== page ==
Ounce of Prevention: How to eat properly
A MAJOR truth I have constantly reminded readers of is: you are what you eat. But that's not all. You are also how you eat. Yes, the way you eat your food is also extremely important. Here are some useful tips on how to eat.
Eat primarily for nutrition
Learn to listen to the signals your body sends. A very simple rule is: Eat when you are hungry and stop when you are satisfied. Use food to feed your body, not just to satisfy your emotions.
From the time we were infants, we associated food with safety, security and love. The breast, or the bottle, was used to comfort us whenever we were distressed, physically or emotionally.
Offering something to eat has been a common technique used by women to silence children and men.
As adults, we still try to satisfy our need for love, or to relieve our stress, depression and anxiety with food.
Start listening to your body. Many people eat out of habit or for pleasure, not because their body needs food. This encourages overeating.
Be present while eating and try to focus fully on the process of having your meal. Many of us have grown accustomed to eating while watching television, conducting business, using the phone or reading newspapers. This robs you of your awareness of what you are doing, so you will often unconsciously overeat because you have missed the satisfaction of eating and the signals when your body has had enough food.
- Eat in a relaxed environment with minimal distraction. Before you begin eating, take a few deep breaths, relax your body and give thanks for the gift of the meal provided for your body.
- Chew your food until it is liquid, or almost liquid, in your mouth before swallowing. Digestion begins in the mouth with the action of enzymes in your saliva on the food. 'Cutting and swallowing' impairs digestion. Become aware of the flavour, texture and sensations you experience from the food in your mouth. A useful exercise is to sometimes count how many times you chew a mouthful before you swallow.
- Do not put the next bite of food into your mouth until you have swallowed the previous one. Try setting down your utensils and relaxing between mouthfuls, instead of being busy piling food on to your fork or spoon. Take time to fully enjoy each bite.
When you eat is very important. Do not put the next meal into your stomach until you have digested the previous one. This period - at least three hours for most people- is called gastric-emptying time. However, this can vary greatly depending on digestive health and meal contents.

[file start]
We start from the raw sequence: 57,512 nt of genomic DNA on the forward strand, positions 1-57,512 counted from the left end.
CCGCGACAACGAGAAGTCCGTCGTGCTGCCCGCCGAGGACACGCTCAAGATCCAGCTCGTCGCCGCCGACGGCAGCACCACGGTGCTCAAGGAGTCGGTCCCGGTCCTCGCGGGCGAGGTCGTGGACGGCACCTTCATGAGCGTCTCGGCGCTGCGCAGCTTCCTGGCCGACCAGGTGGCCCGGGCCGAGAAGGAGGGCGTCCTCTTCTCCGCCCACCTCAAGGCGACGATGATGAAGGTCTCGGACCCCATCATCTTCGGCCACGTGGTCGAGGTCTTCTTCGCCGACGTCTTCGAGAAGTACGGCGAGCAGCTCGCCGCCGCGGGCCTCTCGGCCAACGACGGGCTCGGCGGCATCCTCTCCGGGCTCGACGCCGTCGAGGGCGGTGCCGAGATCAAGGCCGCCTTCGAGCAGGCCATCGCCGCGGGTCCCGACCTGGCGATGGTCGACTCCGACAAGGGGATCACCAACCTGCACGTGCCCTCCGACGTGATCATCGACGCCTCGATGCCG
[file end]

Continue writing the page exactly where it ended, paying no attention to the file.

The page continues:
I, and many of my patients, have found the combination of green tea and a meal-replacement protein shake, with or without fresh fruit, an excellent choice for breakfast. At mid-day, when digestive power is greatest, have your heaviest meal. Your body secretes more stomach acid, bile and digestive enzymes at that time.
Earlier in our history, most people ate their main meal in the middle of the day and had a lighter meal in the evening. This practice can improve digestion and enhance sleep.
Acid reflux disease, labelled GERD (gastroesophageal reflux disease) by doctors, has been greatly encouraged by late-night eating. Do not eat and lounge or lie down immediately after the meal. The time it takes for your stomach to empty after eating is called the gastric-emptying time. For most people, this period is more than three hours, but can vary according to the functioning of your stomach and the type of food consumed. Some light physical activity, such as going for a walk after your evening meal, also aids digestion. Allow at least two hours after your last meal before going to bed.
Before a heavy meal, you can boost your digestive function with this simple blend: Mix equal parts of lemon or lime juice with water and honey (a pinch of black pepper is optional). Drink two ounces of this mixture before your meal. Useful digestive aids after your meal include an aloe vera drink (herbal aloe), herbal green tea, ginger and mint teas. More serious digestive problems may benefit from taking probiotics and digestive enzymes.
Remember: How you eat is as important as what you eat!
• You may email Dr Vendryes at firstname.lastname@example.org or listen to 'An Ounce of Prevention' on POWER106FM on Fridays at 8:15 p.m. Details of his books and articles are available on his website www.tonyvendryes.com.